Why the Distinction? – A guest post by Kristine Raymond

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Why the distinction?

A photographer takes pictures, builds a portfolio, and opens a studio.

An artist paints day and night, assembles a collection, and hosts a showing at a local gallery.

A musician rehearses for months in his band mate’s garage, records an album, and releases it under his own label.

An author writes for hours, agonizing over every word, edits and polishes the manuscript, then self-publishes and… wait. What? They self-publish?? Shock and horror abound.

When I tell people I’m an author, the first question I’m almost always asked is “Who’s your publisher?” Why does that matter? I’m asking; in the general scheme of things, why does the name of the publisher I list on my creation matter anymore than the name you put on yours? Why is what I create deemed inferior because it lacks the stamp of approval from a recognizable publishing house?

Your picture is slightly out of focus. There’s a smear on the right hand corner of your canvas. That last chord was off-key. You adjust, you fix your mistakes, and your next project is better than the last. Humans learn by doing; by pushing themselves to evolve, to master new techniques, to perfect their masterpiece.

Authors are no different; self-published or not. We make mistakes, and we fix them. We hone our skill and write a better story. Being self-published does not make us less than. Rather, it takes an immense amount of courage to release our creations to the world, to have them studied and critiqued and, oftentimes, ridiculed. We’re no different than any other artist out there, yet self-published authors are looked down upon, even by those in the same circles.

So, I ask again; why the distinction?

Yes, the process for publishing a book has become, for lack of a better word, easy. Anyone can do it; and it doesn’t necessarily have to cost money, depending on the product the author is comfortable selling. But artists sell their paintings on Etsy and musicians sell their music on CD Baby. What’s the difference? Outlets for creative work are available for a reason; because real talent was going unrecognized by those guarding the gates.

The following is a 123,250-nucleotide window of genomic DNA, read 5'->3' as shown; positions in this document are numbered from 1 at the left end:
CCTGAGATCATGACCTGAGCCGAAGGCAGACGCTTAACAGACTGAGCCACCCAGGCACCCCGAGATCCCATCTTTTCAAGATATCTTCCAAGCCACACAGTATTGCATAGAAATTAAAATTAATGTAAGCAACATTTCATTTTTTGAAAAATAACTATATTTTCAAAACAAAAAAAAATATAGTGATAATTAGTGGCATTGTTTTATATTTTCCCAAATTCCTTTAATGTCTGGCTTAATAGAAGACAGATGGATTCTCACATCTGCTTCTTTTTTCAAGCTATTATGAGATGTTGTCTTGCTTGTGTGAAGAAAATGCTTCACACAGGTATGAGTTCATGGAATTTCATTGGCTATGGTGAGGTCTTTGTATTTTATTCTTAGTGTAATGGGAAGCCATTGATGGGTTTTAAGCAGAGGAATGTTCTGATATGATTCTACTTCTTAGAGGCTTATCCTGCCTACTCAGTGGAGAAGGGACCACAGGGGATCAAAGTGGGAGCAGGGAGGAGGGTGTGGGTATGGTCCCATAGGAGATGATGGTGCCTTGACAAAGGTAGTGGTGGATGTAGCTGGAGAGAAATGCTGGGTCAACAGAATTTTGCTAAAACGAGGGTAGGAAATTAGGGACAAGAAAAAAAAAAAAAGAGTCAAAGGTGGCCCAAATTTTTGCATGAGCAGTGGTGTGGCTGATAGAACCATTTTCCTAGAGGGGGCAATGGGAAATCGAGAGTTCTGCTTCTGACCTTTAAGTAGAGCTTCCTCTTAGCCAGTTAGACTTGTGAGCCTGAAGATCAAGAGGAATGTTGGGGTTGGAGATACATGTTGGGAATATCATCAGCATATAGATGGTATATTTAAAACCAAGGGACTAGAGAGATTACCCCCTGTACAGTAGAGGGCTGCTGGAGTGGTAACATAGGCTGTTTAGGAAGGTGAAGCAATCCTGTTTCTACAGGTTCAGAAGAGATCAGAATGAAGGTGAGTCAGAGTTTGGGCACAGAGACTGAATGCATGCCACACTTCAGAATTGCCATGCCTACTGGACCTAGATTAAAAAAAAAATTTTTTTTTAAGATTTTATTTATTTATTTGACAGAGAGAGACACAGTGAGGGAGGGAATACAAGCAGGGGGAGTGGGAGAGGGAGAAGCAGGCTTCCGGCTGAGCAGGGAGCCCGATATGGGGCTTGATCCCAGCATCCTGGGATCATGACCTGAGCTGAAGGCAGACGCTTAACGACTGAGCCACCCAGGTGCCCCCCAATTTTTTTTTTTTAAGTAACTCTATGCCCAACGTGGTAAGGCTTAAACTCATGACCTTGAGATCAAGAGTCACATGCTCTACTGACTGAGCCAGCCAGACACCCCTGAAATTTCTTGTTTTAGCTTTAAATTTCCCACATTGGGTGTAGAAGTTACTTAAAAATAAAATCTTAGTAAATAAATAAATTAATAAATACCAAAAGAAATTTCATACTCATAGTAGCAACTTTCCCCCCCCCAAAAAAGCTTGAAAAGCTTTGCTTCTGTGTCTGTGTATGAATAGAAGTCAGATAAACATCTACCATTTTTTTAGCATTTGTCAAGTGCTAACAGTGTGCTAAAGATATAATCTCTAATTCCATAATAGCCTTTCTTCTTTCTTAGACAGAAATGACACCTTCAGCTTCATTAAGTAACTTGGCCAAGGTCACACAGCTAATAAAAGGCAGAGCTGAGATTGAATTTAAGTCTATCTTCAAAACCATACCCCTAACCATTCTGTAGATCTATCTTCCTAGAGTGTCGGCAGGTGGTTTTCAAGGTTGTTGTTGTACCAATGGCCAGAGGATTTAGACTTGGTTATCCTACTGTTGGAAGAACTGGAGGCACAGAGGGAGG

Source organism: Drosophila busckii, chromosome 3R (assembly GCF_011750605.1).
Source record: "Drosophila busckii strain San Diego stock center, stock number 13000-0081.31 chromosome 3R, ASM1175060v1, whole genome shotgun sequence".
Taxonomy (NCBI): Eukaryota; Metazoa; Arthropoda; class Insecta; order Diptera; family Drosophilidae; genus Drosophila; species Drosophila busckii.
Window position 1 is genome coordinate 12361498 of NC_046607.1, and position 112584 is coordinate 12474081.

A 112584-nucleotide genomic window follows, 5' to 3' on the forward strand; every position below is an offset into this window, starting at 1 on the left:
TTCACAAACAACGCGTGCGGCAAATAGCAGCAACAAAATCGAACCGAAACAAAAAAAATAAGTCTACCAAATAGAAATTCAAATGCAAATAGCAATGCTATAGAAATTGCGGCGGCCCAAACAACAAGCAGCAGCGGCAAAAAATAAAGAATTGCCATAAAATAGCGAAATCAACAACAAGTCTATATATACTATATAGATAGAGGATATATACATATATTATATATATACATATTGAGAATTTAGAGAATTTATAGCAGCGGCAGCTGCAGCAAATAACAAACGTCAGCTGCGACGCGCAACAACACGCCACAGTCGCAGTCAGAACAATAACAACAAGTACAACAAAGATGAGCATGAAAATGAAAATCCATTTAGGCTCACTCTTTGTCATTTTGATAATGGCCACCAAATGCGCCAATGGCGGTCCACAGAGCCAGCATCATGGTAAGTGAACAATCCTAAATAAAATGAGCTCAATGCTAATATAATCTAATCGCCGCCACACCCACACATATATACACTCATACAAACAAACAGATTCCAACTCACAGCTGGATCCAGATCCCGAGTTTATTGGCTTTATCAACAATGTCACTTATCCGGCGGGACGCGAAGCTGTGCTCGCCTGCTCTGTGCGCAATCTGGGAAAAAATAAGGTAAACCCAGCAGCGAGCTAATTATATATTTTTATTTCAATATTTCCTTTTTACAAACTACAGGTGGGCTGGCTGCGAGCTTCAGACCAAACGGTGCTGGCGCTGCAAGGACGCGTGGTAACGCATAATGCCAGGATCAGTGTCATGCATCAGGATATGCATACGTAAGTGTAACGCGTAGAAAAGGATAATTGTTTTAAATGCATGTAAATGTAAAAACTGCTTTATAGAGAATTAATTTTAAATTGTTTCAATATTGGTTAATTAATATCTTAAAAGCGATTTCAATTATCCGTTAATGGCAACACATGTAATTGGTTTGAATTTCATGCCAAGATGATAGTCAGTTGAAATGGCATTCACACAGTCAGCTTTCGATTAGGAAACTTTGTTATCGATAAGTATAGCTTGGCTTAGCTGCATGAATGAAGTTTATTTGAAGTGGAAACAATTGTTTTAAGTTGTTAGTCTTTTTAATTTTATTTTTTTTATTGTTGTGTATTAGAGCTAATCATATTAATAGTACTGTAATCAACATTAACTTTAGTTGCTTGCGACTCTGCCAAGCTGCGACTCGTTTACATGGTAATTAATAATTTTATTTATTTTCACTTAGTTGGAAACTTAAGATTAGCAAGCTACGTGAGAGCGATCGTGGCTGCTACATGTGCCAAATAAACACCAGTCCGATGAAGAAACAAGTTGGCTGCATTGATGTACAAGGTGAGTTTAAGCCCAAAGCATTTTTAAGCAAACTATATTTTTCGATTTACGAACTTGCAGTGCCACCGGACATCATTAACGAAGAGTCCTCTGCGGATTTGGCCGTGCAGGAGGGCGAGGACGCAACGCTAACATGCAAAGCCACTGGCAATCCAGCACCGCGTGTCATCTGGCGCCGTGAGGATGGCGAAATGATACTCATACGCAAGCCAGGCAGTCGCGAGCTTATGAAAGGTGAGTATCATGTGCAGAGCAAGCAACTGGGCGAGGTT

Are my books all that? I leave it to my readers to decide. Will I, one day, be able to add the title of best-selling author to my books? Time will tell. It would be nice, don’t get me wrong, but that’s not the reason I self-publish. I discovered a hidden well of creativity inside me, a true enjoyment for writing, and, truth be told, I like just letting the words flow. More importantly, I like writing them my way, without someone standing over me critiquing this or deleting that. I had enough of that during my school years.

I believe creativity is subjective. Different is good. Writing a story shouldn’t be like fixing a carburetor. It’s not the formulaic process many believe. It’s an art form; words are the medium rather than film or paint or notes.

So, do me a favor. Please stop equating self-publishing with less than. Please stop undervaluing the time and effort I put into my art. Will what I release ten years from now be better than what I released last month? I sure as hell hope so. I have no desire to churn out the same thing over and over. I want to learn new techniques, apply them to my work, craft something beautiful and worthy of awe. What artist doesn’t?